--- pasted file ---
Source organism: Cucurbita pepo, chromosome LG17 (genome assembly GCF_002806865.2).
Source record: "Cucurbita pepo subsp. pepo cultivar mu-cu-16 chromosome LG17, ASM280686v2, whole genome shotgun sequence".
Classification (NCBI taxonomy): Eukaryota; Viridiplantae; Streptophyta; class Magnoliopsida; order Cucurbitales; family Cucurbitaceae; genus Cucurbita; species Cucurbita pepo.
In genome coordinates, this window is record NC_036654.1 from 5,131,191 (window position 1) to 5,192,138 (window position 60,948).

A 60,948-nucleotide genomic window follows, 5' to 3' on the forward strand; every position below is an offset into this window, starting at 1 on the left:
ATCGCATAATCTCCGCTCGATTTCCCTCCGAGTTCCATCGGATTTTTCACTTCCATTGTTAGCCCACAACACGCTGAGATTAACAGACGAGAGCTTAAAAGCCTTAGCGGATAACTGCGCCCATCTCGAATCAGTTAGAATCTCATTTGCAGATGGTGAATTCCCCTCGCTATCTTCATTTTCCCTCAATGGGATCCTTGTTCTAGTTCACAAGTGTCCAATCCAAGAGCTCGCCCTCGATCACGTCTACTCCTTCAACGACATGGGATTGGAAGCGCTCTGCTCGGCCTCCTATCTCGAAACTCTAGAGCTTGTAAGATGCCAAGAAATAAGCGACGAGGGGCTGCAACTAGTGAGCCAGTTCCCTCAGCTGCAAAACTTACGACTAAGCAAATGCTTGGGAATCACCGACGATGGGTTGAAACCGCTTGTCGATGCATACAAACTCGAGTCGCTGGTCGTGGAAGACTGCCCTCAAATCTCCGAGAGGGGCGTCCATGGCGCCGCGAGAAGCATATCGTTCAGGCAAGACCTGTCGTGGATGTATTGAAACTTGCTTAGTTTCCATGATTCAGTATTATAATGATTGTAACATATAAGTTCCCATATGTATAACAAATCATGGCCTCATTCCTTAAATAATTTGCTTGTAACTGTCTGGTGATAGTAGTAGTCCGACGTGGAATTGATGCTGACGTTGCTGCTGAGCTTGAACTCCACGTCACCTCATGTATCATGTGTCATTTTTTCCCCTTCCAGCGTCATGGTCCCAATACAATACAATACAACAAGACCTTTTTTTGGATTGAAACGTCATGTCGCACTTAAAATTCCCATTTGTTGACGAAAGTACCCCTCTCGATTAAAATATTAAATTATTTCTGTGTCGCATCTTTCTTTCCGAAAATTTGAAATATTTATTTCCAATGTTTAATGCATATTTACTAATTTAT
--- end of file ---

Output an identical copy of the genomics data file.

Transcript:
Source organism: Cucurbita pepo, chromosome LG17 (genome assembly GCF_002806865.2).
Source record: "Cucurbita pepo subsp. pepo cultivar mu-cu-16 chromosome LG17, ASM280686v2, whole genome shotgun sequence".
Classification (NCBI taxonomy): Eukaryota; Viridiplantae; Streptophyta; class Magnoliopsida; order Cucurbitales; family Cucurbitaceae; genus Cucurbita; species Cucurbita pepo.
In genome coordinates, this window is record NC_036654.1 from 5,131,191 (window position 1) to 5,192,138 (window position 60,948).

A 60,948-nucleotide genomic window follows, 5' to 3' on the forward strand; every position below is an offset into this window, starting at 1 on the left:
ATCGCATAATCTCCGCTCGATTTCCCTCCGAGTTCCATCGGATTTTTCACTTCCATTGTTAGCCCACAACACGCTGAGATTAACAGACGAGAGCTTAAAAGCCTTAGCGGATAACTGCGCCCATCTCGAATCAGTTAGAATCTCATTTGCAGATGGTGAATTCCCCTCGCTATCTTCATTTTCCCTCAATGGGATCCTTGTTCTAGTTCACAAGTGTCCAATCCAAGAGCTCGCCCTCGATCACGTCTACTCCTTCAACGACATGGGATTGGAAGCGCTCTGCTCGGCCTCCTATCTCGAAACTCTAGAGCTTGTAAGATGCCAAGAAATAAGCGACGAGGGGCTGCAACTAGTGAGCCAGTTCCCTCAGCTGCAAAACTTACGACTAAGCAAATGCTTGGGAATCACCGACGATGGGTTGAAACCGCTTGTCGATGCATACAAACTCGAGTCGCTGGTCGTGGAAGACTGCCCTCAAATCTCCGAGAGGGGCGTCCATGGCGCCGCGAGAAGCATATCGTTCAGGCAAGACCTGTCGTGGATGTATTGAAACTTGCTTAGTTTCCATGATTCAGTATTATAATGATTGTAACATATAAGTTCCCATATGTATAACAAATCATGGCCTCATTCCTTAAATAATTTGCTTGTAACTGTCTGGTGATAGTAGTAGTCCGACGTGGAATTGATGCTGACGTTGCTGCTGAGCTTGAACTCCACGTCACCTCATGTATCATGTGTCATTTTTTCCCCTTCCAGCGTCATGGTCCCAATACAATACAATACAACAAGACCTTTTTTTGGATTGAAACGTCATGTCGCACTTAAAATTCCCATTTGTTGACGAAAGTACCCCTCTCGATTAAAATATTAAATTATTTCTGTGTCGCATCTTTCTTTCCGAAAATTTGAAATATTTATTTCCAATGTTTAATGCATATTTACTAATTTAT